Instead, I relied on my bubbly, oddball personality to make my way in the world. I distinctly remember one instance of that from when I was a child. I was home after school. My sister and brother were at opposite ends of the living room, both studiously doing their homework. I walked into the room and out again and back again—the whole time walking on my hands, my feet in the air swaying as I tried to keep my balance. I kept this up for more than thirty minutes until my mother finally toppled me over and said, “Betsey Lee! Stop that!” I looked up at her from the floor confused and said, “I can’t. It’s not perfect yet.” That was my peculiar drive in a nutshell. 

As bubbly as I may have been, I was also what my mother called a “worrywart,” which I thought sounded so ugly. But she was right: I would literally lie in bed at night and fret. It wasn’t just the typical monster-under-the-bed situation. I was just an insecure, scared little girl. 

I remember I had this irrational fear of dying, which came seemingly from nowhere. My mother would ask me what I was so worried about, and I didn’t know how to answer. What made it all the worse was that I didn’t even know how to talk about it. The fear was very real to me. I couldn’t accept that I was actually going to die in the end—whatever and whenever the end might be. I used to tell my mom: I better not die before Christmas, which was my favorite time of year. My mother, in her own way trying to reassure me, would say, “We are all going to die . . . someday.” I didn’t feel any better. Her response just fueled my anxiety.

If I were to play armchair psychiatrist, I would have to say that World War II had something to do with my dread. The war was in full swing when I was born. I do remember hearing war reports on the radio as a child and seeing scary pictures in the newspaper that I didn’t quite understand.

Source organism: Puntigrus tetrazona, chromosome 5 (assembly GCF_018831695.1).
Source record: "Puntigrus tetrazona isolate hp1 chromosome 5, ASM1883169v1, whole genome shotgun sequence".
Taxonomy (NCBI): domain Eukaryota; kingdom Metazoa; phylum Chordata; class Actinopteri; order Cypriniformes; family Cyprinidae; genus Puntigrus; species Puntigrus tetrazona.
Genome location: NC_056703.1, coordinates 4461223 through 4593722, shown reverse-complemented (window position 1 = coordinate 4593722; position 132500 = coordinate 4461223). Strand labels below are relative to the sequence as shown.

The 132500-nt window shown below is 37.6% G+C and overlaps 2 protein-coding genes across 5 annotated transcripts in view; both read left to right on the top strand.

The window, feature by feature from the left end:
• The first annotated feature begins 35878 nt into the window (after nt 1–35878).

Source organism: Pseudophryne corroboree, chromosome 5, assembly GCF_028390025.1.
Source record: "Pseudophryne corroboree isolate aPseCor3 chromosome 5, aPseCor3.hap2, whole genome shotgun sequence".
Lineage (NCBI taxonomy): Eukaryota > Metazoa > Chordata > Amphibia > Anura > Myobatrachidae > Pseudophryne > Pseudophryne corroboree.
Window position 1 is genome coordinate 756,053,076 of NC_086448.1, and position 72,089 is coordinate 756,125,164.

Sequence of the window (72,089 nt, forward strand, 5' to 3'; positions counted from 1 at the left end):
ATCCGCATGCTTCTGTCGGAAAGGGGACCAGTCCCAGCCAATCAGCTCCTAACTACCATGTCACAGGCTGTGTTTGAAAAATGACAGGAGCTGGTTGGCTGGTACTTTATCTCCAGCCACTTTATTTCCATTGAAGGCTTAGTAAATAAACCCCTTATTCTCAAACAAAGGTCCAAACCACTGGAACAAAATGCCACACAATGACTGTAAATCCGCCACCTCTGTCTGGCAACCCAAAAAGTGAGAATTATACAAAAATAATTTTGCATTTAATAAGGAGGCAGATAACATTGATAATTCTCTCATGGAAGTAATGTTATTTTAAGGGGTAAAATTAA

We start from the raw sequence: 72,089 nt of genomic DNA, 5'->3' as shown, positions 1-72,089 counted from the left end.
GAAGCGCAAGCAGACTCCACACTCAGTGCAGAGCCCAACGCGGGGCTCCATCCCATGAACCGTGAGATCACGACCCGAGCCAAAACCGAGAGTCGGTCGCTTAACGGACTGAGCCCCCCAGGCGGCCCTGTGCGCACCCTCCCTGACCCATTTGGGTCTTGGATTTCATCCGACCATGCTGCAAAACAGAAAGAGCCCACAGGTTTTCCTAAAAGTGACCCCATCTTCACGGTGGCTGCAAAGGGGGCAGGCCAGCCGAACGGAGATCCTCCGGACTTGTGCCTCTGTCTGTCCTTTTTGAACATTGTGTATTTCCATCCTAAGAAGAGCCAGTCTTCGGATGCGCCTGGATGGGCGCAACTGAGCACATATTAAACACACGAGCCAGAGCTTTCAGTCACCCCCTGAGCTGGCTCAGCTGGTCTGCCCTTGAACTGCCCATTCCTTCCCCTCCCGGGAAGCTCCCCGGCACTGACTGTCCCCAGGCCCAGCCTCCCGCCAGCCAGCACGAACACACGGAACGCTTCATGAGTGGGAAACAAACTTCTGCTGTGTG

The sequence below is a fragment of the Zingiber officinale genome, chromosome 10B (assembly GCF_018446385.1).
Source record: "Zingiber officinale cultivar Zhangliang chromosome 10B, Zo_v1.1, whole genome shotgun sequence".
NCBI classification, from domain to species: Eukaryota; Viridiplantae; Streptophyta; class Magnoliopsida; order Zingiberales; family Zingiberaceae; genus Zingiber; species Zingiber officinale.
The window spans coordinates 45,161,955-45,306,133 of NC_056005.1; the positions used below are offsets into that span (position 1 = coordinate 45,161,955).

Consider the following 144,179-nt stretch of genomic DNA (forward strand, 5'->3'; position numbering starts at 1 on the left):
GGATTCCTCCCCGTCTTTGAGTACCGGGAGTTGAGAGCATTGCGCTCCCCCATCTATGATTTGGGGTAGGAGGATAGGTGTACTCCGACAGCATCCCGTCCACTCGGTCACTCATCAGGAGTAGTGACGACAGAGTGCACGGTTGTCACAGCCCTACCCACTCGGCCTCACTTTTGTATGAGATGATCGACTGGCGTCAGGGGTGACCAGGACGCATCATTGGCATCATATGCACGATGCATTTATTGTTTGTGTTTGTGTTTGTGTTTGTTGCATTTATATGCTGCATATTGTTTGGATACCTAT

The war didn’t directly threaten our safe little corner of Connecticut. But I guess the specter of some kind of Nazi bogeyman permeated the collective consciousness in a way that even little children couldn’t escape it. My father would tell us stories of his role during the conflict. He was what was known as a “blackout man,” responsible for going around the neighborhood and making sure everyone had their blackout shades down after sunset. I found it creepy that my dad—who was sweet, kind, and so full of life—had to make sure everyone in town was sealed into darkness every night.

I could also attribute my anxiety to the moon-in-Leo part of my nature. And by that I mean, when my Leo moon would kick in, oh crumb! It would come along with a pail of water to pour all over my sunny-side up. From very early on I understood that I had a choice: did I want to choose the light or the dark? I wanted the happiness and sunshine. I usually found it easy enough to shake off the dark and get back into the light.

Wethersfield was at that time a very small, tight-knit community—the type of place that had neighborhood vegetable gardens and where everyone knew everyone else. Women would get together once a week for sewing bees. My mother actually hated sewing but she joined in to be sociable . . . and to learn to sew clothes for her children. It was cheaper for her to make our clothes than to go out to a department store to buy them. 

Every year she’d make matching back-to-school dresses for me and my sister. They were always plaid and had little puff sleeves and sashes and bows. She later also sewed all of my dancing costumes, and I started to help. I had no idea that this would become my life’s work. Back then it was just a means to an end. I don’t remember deriving any great pleasure from cutting and sewing other than the joy of spending time alone with my mom. 

I don’t know whether my family would have been considered working class or lower middle class. Whatever we were, I just know we weren’t fancy. We lived in the classic little house with the white picket fence. Very quaint, very country. Looking back, I see my childhood as very comforting and traditional, a series of endless, sunny summers followed by winters that looked like Christmas cards or a Norman Rockwell painting. We were apple pie to the max. 

From BETSEY: A Memoir by Betsey Johnson, with Mark Vitulano, published by Viking, an imprint of Penguin Publishing Group, a division of Penguin Random House, LLC. Copyright © 2020 by Betsey Johnson. 

 —Written by Amy Ta and Erin Senne, produced by Brian Hardzinski